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AFP-SC Announces Major Campaign to Repeal Certificate of Need Laws

May 4, 2021 by AFP

Trusted reform should be made permanent grassroots group says

COLUMBIA, SC – Americans for Prosperity-South Carolina (AFP-SC) today announced the launch of a robust, statewide six-figure mail and digital campaign focused on helping reform South Carolina’s health care system. The group is targeting a temporary reform that was enacted last year by Governor McMaster during the height of COVID-19, repealing the state’s burdensome certificate-of-need-laws, and urging lawmakers to make the reform permanent.

AFP-SC’s ad campaign will focus on expanding access to health care services by empowering South Carolinians to contact their lawmakers in support of S. 290, a bill that would eliminate the state’s certificate-of-need-laws, which requires health facilities to get government approval before expanding services. The campaign will also feature extensive grassroots engagement, including door knocking and phone banking.

View an example mailer here.

View an example digital ad here.

AFP-SC Interim State Director Candace Carroll issued the following statement:

“Last year, we saw how Governor McMaster’s temporary suspension of our state’s burdensome certificate-of-need-laws saved South Carolinians’ lives during this public health crisis. When we remove unnecessary red tape, our health care system can better help patients get the care they need and deserve.

“It’s time to stop the practice of forcing health professionals and facilities to get a permission slip from the government and other health facilities to deliver more care. We are urging South Carolinians to contact their lawmakers and tell them they should not miss this opportunity to end this overregulation that has put access to quality, affordable care out of reach for too many.”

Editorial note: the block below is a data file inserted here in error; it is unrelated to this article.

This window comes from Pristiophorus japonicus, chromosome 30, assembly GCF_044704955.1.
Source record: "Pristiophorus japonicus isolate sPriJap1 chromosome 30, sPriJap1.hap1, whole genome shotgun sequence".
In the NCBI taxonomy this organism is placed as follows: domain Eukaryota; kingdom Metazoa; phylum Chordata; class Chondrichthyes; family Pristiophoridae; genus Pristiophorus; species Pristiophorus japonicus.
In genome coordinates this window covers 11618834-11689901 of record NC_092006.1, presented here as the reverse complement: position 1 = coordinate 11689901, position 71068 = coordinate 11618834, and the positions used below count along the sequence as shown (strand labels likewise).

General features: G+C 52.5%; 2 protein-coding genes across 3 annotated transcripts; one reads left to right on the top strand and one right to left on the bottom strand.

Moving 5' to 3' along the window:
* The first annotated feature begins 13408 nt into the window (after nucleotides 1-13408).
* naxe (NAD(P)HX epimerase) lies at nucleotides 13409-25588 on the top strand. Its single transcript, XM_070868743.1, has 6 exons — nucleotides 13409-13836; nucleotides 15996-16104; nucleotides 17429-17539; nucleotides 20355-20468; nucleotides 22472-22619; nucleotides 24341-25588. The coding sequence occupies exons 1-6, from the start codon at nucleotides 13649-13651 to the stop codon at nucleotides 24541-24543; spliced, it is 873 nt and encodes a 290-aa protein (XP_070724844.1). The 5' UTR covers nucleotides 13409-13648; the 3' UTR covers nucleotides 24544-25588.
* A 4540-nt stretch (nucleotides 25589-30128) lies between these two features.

Background:

In 1971, lawmakers established the CON program to evaluate building plans and medical equipment purchases to determine which services are needed to address community medical needs and which services are unnecessary. However, the agency overseeing the program, the Department of Health and Environmental Control, routinely blocks new health care providers from offering essential health services across the state, especially in rural and underserved communities.

A Mercatus Center study found that, without a CON law, Palmetto State residents would have access to 34 additional hospitals — including nine rural installations — 12 additional ambulatory surgery centers, over 300 more PET scanners, and over 20,000 more MRI machines.

The CON law also means 6,331 fewer hospital beds.

In some cases, CON law restrictions are a matter of life and death. Mercatus also estimated that, without CON, South Carolina would suffer 5.1 percent fewer deaths as a result of post-surgery complications.